Climate communication graphics
Skeptical “cherry picking” — brilliantly exposed!

This stunning expose of “cherry-picking”—the “skeptic’s” favorite logical fallacy—takes climate charts to a new level.   The red trend line shows the temperature trend since 1973.    The short blue lines show how some skeptics pick only certain data points that, viewed in isolation, appear to support their position.    See Dana’s original post, “Going Down the Up Escalator:  Part 1” at Skeptical Science for more details and discussion.*

Of course, realists trying to discern the truth will always demand to see all the evidence plus the mathematical trend.   In contrast, PR types just trying to score points, will “cherry-pick” certain favorable  data points.

The data comes from the recent BEST study of land surface temperatures.    This animation works so well because a) movement is always eye-catching, b) it enables back-and-forth comparison of two graphs at once, and c) it introduces a bit of suspense, a key ingredient in “sticky” messaging and spellbinding storytelling.

To compare a static vs. animated graph, contrast this with the “Best climate chart ever” highlighted here last week.    Which works best?    It’s a matter of taste, and the situation.

I hope we see more “experiments in graphing” like this, to help presenters breath life into data and highlight key “take-away” points.

* Here’s the caption and full citation for the graph:    Figure 1: BEST land-only surface temperature data (green) with linear trends applied to the timeframes 1973 to 1980, 1980 to 1988, 1988 to 1995, 1995 to 2001, 1998 to 2005, 2002 to 2010 (blue), and 1973 to 2010 (red).  Created by Dana Nuccitelli.  Hat-tip to Skeptical Science contributor Sphaerica for identifying all of these “cooling trends.” (Figure 1 has been added to the SkS Climate Graphics Page).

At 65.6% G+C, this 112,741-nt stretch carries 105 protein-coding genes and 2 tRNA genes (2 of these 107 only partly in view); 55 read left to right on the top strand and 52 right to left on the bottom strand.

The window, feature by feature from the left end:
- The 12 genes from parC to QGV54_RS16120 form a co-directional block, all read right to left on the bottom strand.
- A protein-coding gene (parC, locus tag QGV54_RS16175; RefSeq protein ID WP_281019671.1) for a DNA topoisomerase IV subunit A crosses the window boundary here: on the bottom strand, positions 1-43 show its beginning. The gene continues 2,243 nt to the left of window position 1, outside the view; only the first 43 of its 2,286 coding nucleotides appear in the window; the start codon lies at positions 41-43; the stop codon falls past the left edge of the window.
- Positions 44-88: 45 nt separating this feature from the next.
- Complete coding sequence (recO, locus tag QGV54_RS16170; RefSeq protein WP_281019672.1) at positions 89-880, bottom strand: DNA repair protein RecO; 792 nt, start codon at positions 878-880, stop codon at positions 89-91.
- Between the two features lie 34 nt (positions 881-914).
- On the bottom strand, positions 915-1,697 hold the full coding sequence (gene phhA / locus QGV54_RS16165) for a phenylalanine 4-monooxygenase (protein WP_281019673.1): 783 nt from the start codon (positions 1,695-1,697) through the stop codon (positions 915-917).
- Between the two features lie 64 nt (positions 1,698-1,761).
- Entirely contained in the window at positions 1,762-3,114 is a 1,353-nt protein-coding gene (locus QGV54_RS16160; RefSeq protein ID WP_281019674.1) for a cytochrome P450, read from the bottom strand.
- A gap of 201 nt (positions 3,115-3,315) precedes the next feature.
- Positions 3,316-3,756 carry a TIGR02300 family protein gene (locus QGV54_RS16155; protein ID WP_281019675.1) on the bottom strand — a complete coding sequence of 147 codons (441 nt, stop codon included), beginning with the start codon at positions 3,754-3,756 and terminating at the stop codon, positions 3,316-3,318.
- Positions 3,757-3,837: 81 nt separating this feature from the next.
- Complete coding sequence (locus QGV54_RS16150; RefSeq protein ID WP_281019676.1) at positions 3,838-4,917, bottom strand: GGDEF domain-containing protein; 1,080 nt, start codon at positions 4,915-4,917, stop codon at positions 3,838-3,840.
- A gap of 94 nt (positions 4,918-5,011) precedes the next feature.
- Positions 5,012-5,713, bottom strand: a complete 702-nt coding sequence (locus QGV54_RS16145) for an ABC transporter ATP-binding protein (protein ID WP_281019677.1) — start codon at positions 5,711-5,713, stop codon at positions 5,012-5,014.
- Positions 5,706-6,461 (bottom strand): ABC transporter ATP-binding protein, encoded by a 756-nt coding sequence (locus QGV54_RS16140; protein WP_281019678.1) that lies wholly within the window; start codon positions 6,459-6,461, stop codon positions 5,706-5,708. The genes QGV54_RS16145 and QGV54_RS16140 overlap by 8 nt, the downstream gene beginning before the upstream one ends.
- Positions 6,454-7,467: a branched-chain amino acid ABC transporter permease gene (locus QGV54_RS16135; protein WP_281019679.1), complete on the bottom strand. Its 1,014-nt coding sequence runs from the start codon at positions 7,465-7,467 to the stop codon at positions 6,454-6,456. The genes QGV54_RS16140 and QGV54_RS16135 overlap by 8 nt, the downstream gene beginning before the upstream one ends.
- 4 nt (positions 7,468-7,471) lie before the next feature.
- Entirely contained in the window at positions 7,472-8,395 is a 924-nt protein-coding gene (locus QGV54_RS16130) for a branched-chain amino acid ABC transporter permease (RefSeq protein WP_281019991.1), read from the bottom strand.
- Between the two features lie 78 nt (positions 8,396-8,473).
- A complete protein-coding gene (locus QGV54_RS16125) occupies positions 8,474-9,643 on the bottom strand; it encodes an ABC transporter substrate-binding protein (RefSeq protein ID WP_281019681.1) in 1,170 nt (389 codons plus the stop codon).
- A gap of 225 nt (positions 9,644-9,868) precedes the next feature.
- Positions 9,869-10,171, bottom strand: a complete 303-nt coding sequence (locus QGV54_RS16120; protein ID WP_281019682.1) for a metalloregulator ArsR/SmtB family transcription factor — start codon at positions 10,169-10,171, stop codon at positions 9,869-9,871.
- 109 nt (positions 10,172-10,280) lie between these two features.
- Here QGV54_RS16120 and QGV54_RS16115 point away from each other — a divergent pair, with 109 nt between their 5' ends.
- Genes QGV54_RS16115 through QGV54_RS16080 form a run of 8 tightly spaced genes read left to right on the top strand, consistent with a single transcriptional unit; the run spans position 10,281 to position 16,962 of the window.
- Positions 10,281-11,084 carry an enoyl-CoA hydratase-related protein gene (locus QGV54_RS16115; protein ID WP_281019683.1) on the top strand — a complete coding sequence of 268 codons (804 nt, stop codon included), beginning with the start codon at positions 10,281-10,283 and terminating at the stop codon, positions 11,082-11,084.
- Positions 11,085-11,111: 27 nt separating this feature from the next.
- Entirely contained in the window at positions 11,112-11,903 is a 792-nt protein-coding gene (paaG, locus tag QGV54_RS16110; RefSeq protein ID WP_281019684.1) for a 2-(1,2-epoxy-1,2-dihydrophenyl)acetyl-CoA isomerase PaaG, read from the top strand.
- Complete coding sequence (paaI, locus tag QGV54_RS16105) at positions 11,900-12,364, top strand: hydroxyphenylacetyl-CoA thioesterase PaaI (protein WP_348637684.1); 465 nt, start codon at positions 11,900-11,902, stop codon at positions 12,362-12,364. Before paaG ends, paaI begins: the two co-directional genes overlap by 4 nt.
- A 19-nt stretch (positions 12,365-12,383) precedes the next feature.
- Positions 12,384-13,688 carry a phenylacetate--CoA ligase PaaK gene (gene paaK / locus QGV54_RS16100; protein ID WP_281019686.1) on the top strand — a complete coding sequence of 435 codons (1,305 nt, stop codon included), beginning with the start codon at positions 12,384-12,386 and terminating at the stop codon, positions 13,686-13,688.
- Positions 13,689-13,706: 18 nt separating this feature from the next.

Update:   For those actively engaged in debunking the skeptics , Dana at Skeptical Science has posted “Up the Down Escalator:  Part 2.”   Here’s the intro:

As we discussed in Going Down the Up Escalator, Part 1, it’s a very common mistake – even amongst some climate scientists – to confuse short-term climate noise with long-term global warming signal.  Our very popular Figure 1 below illustrates this confusion very nicely:

Some climate “skeptics” have suggested explanations as to why their interpretation of global warming shown in Figure 1 is actually the correct one.  We will examine those explanations in this post.

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Skeptical “cherry picking” — brilliantly exposed!

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